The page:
The proposed bill would ask for the execution of HIV positive gay people. It asks for life in prison for all gay people. If you know of someone who is gay and failed to report them – you get seven to three years in prison.
Note: On 12/10/09: A. Larry Ross, the Ugandan Ethics Minister announced that life in prison and the death penalty are now no longer part of the bill. Still part of the bill? Seven years if caught attempting to commit a homosexual act and three years if you know of a homosexual and do not report them.
Wait. It gets better.
Pastor Rick Warren – you know, the guy who swore in President Obama? Rick Warren – author of A Purpose Driven Life? The guy who also believes there is a secret coven of witches living under Lake Victoria? Turns out he was good friends (until October 2009) with the man who sponsors this bill (Pastor Martin Ssempa). Ssempa has been a special guest speaker at Warren’s mega church numerous times. Warren claims to have cut all ties, but will not go so far as to actually condemn the legislation. That’s because Pastor Rick believes that homosexuals are going to take over the world and, well, he hates gays. How’s that for Christian love? He’s pretty up front about it, too, you know in that slimy doublespeak that passes for an answer to a direct question kind of way. Warren’s life does indeed seem to be purpose driven. But I don’t think God, as I understand God, would approve.
Note: On 12/10/09: Pastor Rick Warren publicly spoke out against the Ugandan “gay death bill”, terming it “unjust, extreme and un- Christian.” He has gone public in the hopes of serving as a shepherd to other pastors who look to him for guidance. He now says that he never supported the bill or anyone associated with it.Wait. Even better.
PEPFAR (U.S. President’s Emergency Program for AIDS Relief) monies actually went to Ugandan organizations with ties to Ssempa and the other sponsors of this bill. Those monies are helping drive this bill into law. This is Uganda’s answer to the AIDS crisis; kill and jail all gay people. They also received monies from the United Nation’s Global Fund in the fight against AIDS, Malaria and Tuberculosis. Trust me, they aren’t buying condoms. That money is tied up in this bill, as well. No one seems to know why or how those organizations got those monies – or at least no will admit to knowing how. But it happened.
I’m saddened to say that President Obama has not spoken out against the bill. I’m saddened to say that Hillary Clinton has only paid fleeting lip service to the issue, echoing the U.N.’s statement regarding the danger of excluding marginalized groups. Kind of a ting of a single triangle in the back of the orchestra when what you really need and expect is a full brass band assault.
I’m disappointed that the media isn’t making more of it. Maybe they’re waiting to see if the bill passes? Then perhaps it will be newsworthy. But by then… well, in my eyes, by then it will be too late. Which reminds me of another historic moment when nobody said anything or did anything until it was much too late.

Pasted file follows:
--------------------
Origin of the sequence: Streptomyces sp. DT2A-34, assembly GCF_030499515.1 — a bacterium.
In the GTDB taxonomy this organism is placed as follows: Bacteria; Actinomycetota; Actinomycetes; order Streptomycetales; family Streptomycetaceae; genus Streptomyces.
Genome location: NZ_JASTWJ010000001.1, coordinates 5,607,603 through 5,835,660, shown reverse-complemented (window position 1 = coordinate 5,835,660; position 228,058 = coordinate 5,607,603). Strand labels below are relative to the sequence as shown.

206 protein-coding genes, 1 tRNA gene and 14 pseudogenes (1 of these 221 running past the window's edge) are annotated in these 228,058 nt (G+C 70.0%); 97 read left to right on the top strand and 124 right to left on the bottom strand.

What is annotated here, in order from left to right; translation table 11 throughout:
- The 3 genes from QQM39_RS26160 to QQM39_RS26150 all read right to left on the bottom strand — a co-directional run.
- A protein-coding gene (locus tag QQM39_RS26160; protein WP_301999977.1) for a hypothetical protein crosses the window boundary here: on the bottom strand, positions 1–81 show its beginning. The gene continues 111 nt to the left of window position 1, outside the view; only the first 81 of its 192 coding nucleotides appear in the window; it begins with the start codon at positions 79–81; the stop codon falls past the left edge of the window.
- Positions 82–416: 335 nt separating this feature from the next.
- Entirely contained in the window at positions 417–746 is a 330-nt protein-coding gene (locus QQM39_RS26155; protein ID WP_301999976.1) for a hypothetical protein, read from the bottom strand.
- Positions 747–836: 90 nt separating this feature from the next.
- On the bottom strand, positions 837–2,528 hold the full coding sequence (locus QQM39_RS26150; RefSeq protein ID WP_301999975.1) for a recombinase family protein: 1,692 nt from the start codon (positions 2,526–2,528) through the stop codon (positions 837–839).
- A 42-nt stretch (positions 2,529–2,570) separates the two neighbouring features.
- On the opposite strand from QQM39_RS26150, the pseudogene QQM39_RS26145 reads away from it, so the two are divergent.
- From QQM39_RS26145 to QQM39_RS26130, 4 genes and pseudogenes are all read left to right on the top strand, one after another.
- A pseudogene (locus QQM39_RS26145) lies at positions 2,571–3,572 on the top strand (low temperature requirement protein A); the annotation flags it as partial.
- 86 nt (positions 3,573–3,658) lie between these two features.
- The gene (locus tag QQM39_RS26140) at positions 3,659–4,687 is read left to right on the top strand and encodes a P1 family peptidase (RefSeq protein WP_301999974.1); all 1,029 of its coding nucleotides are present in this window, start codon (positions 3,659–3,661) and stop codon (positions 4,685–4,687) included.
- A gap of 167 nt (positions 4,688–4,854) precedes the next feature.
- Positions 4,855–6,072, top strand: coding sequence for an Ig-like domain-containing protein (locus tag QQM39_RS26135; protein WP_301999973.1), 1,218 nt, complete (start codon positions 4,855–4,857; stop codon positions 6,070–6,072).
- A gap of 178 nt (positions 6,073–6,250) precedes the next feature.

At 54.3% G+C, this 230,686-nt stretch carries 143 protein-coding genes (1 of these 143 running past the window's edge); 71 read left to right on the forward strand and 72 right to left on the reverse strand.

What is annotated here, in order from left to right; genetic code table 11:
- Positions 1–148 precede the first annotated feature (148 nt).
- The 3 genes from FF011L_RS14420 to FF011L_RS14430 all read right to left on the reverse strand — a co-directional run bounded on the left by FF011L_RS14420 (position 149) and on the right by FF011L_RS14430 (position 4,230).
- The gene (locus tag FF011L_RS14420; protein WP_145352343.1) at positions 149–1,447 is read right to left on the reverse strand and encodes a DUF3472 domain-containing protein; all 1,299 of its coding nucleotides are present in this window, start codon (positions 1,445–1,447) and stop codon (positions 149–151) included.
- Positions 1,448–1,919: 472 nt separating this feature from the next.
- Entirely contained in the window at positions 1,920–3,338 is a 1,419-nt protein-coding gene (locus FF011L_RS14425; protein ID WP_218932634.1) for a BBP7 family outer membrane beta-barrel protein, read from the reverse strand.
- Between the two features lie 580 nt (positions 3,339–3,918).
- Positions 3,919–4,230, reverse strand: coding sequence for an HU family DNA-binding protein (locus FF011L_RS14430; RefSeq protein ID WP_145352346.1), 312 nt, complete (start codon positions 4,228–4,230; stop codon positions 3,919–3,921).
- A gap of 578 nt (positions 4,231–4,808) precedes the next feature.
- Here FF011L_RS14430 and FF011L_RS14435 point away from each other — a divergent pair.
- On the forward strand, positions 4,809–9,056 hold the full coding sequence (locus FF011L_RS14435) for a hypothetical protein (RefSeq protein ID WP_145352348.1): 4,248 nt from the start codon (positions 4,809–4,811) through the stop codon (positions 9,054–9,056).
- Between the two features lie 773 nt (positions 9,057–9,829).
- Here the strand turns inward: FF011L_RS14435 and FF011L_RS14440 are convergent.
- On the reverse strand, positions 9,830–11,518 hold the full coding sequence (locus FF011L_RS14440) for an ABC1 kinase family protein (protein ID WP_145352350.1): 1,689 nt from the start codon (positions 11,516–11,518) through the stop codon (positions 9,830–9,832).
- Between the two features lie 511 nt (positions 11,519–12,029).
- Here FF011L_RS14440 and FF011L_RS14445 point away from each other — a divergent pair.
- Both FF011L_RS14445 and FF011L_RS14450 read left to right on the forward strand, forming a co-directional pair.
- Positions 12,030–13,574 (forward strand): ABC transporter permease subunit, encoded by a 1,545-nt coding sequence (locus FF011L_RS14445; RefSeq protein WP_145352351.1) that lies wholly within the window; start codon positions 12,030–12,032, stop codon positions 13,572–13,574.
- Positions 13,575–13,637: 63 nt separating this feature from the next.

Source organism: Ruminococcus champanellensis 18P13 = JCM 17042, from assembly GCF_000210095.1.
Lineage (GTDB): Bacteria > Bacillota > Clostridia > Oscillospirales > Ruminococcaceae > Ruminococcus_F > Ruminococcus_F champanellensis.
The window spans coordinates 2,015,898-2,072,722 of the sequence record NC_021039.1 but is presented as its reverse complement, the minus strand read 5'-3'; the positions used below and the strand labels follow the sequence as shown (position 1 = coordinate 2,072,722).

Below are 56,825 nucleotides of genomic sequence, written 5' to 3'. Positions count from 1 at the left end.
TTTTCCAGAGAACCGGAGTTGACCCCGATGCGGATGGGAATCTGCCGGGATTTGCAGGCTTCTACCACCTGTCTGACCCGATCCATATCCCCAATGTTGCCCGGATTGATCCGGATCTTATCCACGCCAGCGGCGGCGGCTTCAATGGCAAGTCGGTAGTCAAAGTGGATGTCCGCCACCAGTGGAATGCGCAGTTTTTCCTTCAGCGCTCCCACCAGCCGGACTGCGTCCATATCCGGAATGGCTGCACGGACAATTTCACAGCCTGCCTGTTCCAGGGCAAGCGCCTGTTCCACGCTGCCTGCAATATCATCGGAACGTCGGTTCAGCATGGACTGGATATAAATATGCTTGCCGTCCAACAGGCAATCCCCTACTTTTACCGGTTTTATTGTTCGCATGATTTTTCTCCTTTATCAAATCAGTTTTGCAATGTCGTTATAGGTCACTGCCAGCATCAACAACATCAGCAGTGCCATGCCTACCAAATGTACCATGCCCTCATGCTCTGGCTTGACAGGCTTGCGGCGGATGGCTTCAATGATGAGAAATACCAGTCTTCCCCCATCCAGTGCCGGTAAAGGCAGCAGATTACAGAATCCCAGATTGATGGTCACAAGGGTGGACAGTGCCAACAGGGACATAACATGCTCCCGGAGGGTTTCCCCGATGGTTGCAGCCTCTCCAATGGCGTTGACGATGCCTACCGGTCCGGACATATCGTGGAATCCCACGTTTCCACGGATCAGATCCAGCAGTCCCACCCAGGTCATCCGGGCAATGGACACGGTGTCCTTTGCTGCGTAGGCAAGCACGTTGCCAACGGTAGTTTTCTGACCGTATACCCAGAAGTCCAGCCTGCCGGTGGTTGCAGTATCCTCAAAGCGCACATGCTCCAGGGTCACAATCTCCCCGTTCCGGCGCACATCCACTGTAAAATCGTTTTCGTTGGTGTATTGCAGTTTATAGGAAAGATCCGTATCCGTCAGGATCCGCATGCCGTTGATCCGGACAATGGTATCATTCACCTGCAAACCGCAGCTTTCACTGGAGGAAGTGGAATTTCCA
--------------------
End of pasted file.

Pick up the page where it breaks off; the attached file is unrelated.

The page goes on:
We waited too long there. Why? Did they think it was going to get better? Did they think it was going to go away?
Well, we now know, from history, that things like this tend only to get worse. People who live and breath hate? Reason generally does not reverberate in their world. Logic is a foreign language to them. Hate breeds only more hate.
So I’m troubled. And saddened. And disappointed.
Obama tells gays that currently there are more pressing issues that affect all Americans and those take the front seat of the bus. Economic recovery takes precedence over gay rights. I understand that. He can only fight so many dragons at once. Even mentioning a controversial issue like gay marriage could prove detrimental to those irons currently in the fire; issues that deal with matters that impact the lives of not only gay people, but pretty much anyone who does not make over 100K a year.
Still… I’m disappointed in Obama’s performance so far. I’m not feeling the revolution promised. I’m not seeing even a whisper of change. I see same old – same old. I’m seeing business as usual. See… when you purposely don’t talk about something on a regular basis and refer to and deal with a given issue as a problem issue? That’s when it becomes a real problem. And it remains that way – taking root in the minds of people until one day those people only view anything that touches upon that issue as part of a bigger problem - an unsolvable problem. Like abortion. And gay rights. The only way to reverse that? Talk about it. On a regular basis. As if it is part of the fabric of our lives. Problem issues should not be treated like malformed, genetically deficient children that we stick in the attic and never talk about. Shame breeds shame. It also leads to the demonization of segments of our society.
We know Obama will never talk about gay marriage, because he does not believe in gay marriage. Obama has always been for civil unions only. I understand his position – it’s a well thought out, very safe one. It’s his way of winning over the gays without giving the religious right too much more to be upset about.
And now is not the time for him to talk about divisive issues, blah, blah, blah. I get that.
But not speaking out against what’s going on in Uganda? That? I don’t get.
If Obama had an opportunity to have spoken out against Nazi Germany before the concentration camps started gassing people and death became an everyday occurrence, I believe he would have done it.
Hello? Obama? It’s Uganda calling. Will you take the call?
Well… I’m waiting.